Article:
They also started writing spec scripts together. The first was titled ‘‘WASPloitation,’’ a comedy inspired by Martha Stewart’s prison sentence. Then they wrote ‘‘Terminally Phil,’’ in which a fraternity fools a pledge into thinking he is dying so they don’t get kicked off campus. A zombie-coal-mining movie called ‘‘Dead Canary’’ was followed shortly afterward by ‘‘Kamikaze Love,’’ an action comedy about a down-on-his-luck bartender who falls madly in love with a Japanese woman who has been trafficked into the United States to marry a Yakuza boss. Every year, a Hollywood executive named Franklin Leonard conducts a survey of popular but unproduced screenplays called the Black List. In 2007, ‘‘Kamikaze Love’’ made the cut, receiving more mentions by studio executives than many movies that went on to be produced, including ‘‘Slumdog Millionaire,’’ ‘‘The Wrestler’’ and ‘‘The Wolf of Wall Street.’’ Sony Screen Gems bought ‘‘Kamikaze Love,’’ and in the years since, it has been passed from one Sony subsidiary to the next. Lavin and Damiani aren’t totally sure who has it now.
On the strength of that script, Lavin and Damiani started getting commissions to develop other people’s projects, a lot of them involving I.P. Brett Ratner enlisted the pair to write the adaptation to the comic-book series ‘‘Youngblood.’’ The deal fell apart. They wrote ‘‘Max Steel,’’ based on the Mattel toy property for Paramount. The movie ended up being made, but not based on their script. Warner Brothers enlisted them to write a screenplay for another comic-book movie called ‘‘Capeshooters.’’ They were attached to a script based on the video game Duke Nukem and another based on the 1964 kids’ book ‘‘Flat Stanley,’’ about a boy who survives being smushed pancake flat and uses his new condition for all manner of mischief.
When they were approached by Vinson, the first thing they did was download Fruit Ninja. Lavin called Damiani after playing for a while. They agreed: There was nothing there. Just fruit. Their work on projects like ‘‘Flat Stanley,’’ though, had shown them that having less to work with provided a greater degree of creative freedom. Lavin and Damiani spent hours discussing the essence of Fruit Ninja. ‘‘For me, it is the messiness, the immediate release of destroying fruit,’’ Damiani told me. For Lavin, the soul of the game is the feeling of ‘‘frenzy.’’ ‘‘There’s like a 60-second version of it where you can see how fast you can kill fruit,’’ he says, which ‘‘puts your brain in this weird, bizarre focused place.’’ As he sees it: ‘‘This would be the movie to go see stoned. I can imagine going in and seeing it in 3-D — just imagine a 20-foot-high pineapple monster. That shot of yellow and orange. I’d go see this movie a dozen times.’’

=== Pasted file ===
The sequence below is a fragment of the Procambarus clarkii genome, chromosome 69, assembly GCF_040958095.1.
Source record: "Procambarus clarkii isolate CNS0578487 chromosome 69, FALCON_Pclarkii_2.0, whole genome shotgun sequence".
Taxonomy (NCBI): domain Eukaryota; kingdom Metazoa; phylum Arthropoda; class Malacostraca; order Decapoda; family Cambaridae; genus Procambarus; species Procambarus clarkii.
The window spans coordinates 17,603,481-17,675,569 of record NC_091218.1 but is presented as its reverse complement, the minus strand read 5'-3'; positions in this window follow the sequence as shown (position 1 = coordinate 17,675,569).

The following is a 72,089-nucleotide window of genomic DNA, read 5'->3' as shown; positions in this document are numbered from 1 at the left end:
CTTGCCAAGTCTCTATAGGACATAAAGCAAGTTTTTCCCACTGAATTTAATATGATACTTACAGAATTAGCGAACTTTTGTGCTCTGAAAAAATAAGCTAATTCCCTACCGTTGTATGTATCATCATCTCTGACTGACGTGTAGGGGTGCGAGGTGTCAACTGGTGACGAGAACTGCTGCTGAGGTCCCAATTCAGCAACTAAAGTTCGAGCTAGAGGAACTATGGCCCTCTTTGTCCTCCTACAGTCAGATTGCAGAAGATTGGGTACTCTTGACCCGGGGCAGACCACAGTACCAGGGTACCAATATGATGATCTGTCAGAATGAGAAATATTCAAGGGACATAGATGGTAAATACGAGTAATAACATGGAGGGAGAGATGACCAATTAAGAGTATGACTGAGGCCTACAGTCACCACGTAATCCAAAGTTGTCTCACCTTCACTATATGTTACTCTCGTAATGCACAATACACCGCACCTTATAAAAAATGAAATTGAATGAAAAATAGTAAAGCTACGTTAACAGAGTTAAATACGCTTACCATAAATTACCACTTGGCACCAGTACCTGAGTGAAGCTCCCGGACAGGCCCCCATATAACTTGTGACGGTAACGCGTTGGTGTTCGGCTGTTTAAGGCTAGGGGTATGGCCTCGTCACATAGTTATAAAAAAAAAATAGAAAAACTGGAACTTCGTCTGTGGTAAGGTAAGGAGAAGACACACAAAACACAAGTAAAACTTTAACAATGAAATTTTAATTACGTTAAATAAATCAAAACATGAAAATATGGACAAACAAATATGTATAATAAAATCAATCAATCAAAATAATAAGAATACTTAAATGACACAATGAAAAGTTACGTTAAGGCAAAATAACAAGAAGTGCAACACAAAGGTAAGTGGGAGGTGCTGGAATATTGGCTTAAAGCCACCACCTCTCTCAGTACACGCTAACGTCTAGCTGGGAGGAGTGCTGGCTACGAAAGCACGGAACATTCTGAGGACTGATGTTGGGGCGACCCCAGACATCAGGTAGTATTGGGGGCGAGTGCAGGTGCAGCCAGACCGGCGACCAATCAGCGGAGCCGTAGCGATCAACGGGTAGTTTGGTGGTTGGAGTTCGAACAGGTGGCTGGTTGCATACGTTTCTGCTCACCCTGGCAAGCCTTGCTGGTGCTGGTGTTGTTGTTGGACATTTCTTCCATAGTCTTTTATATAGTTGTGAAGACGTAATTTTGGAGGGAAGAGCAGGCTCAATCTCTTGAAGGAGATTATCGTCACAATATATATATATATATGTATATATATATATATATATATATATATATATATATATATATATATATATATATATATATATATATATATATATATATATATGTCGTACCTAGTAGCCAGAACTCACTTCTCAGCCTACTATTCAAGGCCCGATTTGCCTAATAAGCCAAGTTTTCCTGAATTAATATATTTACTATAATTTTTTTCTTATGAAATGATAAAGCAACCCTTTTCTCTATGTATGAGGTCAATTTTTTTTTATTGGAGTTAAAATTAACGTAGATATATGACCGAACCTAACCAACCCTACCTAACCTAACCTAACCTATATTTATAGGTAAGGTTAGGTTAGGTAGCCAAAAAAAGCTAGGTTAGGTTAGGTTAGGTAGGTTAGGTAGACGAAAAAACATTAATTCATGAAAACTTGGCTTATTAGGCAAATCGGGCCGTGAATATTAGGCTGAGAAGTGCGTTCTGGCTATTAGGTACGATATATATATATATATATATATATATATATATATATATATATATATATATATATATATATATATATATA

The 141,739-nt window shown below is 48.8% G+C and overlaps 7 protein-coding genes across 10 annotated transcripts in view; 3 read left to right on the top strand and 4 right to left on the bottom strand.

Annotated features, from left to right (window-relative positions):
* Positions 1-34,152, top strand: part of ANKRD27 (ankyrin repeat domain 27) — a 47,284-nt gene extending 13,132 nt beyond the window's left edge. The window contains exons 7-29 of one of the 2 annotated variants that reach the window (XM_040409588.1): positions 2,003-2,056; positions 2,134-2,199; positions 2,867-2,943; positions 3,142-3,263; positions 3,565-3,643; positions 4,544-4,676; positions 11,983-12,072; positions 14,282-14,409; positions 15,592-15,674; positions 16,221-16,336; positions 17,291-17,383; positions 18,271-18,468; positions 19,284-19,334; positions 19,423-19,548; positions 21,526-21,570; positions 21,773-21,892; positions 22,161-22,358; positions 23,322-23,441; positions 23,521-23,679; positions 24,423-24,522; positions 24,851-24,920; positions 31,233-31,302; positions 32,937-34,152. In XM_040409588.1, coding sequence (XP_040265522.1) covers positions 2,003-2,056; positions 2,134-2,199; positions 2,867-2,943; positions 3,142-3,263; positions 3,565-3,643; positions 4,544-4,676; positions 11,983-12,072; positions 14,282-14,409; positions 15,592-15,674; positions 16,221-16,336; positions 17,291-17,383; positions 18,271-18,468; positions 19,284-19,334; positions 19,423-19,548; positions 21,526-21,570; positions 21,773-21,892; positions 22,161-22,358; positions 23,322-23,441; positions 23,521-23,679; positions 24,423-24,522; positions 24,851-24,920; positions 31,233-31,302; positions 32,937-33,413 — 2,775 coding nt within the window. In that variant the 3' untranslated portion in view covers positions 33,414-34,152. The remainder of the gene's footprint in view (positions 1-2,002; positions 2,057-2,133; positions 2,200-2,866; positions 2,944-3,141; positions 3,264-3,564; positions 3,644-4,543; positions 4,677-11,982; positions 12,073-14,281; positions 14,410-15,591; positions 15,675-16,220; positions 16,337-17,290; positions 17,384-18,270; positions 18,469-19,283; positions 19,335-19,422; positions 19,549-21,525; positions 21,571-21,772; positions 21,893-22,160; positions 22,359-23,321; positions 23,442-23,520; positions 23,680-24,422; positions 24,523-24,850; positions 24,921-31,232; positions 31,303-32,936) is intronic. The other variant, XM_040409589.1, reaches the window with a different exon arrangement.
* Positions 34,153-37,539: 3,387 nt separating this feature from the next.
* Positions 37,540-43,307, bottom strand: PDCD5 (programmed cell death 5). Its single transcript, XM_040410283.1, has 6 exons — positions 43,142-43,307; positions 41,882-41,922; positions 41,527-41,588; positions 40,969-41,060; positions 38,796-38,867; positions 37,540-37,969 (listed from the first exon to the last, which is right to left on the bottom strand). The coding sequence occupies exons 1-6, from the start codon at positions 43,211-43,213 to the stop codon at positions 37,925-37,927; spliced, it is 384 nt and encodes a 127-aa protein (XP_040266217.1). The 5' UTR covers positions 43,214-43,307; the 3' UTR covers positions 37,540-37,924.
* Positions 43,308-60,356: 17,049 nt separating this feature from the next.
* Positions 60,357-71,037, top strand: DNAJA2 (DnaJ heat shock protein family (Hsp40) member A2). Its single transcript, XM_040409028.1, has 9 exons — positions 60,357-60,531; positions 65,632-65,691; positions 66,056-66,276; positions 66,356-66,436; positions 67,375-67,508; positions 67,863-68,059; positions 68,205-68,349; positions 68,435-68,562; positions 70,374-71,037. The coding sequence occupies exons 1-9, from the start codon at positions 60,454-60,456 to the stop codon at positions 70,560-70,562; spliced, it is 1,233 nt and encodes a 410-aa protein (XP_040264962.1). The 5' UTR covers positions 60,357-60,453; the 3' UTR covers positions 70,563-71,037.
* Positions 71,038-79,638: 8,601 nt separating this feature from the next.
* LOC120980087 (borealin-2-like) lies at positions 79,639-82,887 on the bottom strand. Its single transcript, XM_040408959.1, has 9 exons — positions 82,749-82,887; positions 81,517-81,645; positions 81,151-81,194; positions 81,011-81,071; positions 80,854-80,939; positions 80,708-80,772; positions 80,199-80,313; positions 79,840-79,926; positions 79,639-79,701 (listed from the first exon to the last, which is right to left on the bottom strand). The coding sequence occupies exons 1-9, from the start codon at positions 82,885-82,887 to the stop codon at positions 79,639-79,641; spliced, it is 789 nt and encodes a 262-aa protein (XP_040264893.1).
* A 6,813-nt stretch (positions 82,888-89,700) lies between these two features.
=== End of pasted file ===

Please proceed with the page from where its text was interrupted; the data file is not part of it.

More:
While they were developing the movie, Damiani and Lavin were also attending career days at elementary schools in the San Fernando Valley and Hollywood. Sometimes they went to four classes a day. These gave them the opportunity to do some informal market research. Every time they brought up the script they were working on, they found the same reaction. The kids would ‘‘put their hand in the air, raise a finger and start swiping like crazy.’’ Lavin told me, ‘‘Whatever movie we wrote, it had to be an extension of that energy, that desire to tear up everything in your path and take charge.’’
Early on, Lavin and Damiani struggled to find a narrative entry point. They started with the premise that there was a magic book and an evil fruit overlord. Vinson rejected that idea. Their next concept involved scientific experiments on fruit gone wrong. Vinson didn’t like that either. Eventually, a working narrative emerged: Every couple of hundred years, a comet flies by Earth, leaving in its wake a parasite that descends on a farm and infects the fruit. The infected fruit then search for a human host. The only thing keeping humanity from certain doom is a secret society of ninjas who kill the fruit and rescue the hosts by administering the ‘‘anti-fruit.’’ The produce-slaying saviors are recruited from the population based on their skill with the Fruit Ninja game. With civilization in imminent danger, a cadre of unlikely heroes materializes — a little boy, a college-age girl, two average guys. The action starts after each of the story’s heroes returns home after a horrible day and plays Fruit Ninja to relieve some stress. Damiani told me this aligns with the Fruit Ninja brand: ‘‘Anybody can play. Anybody can be a master.’’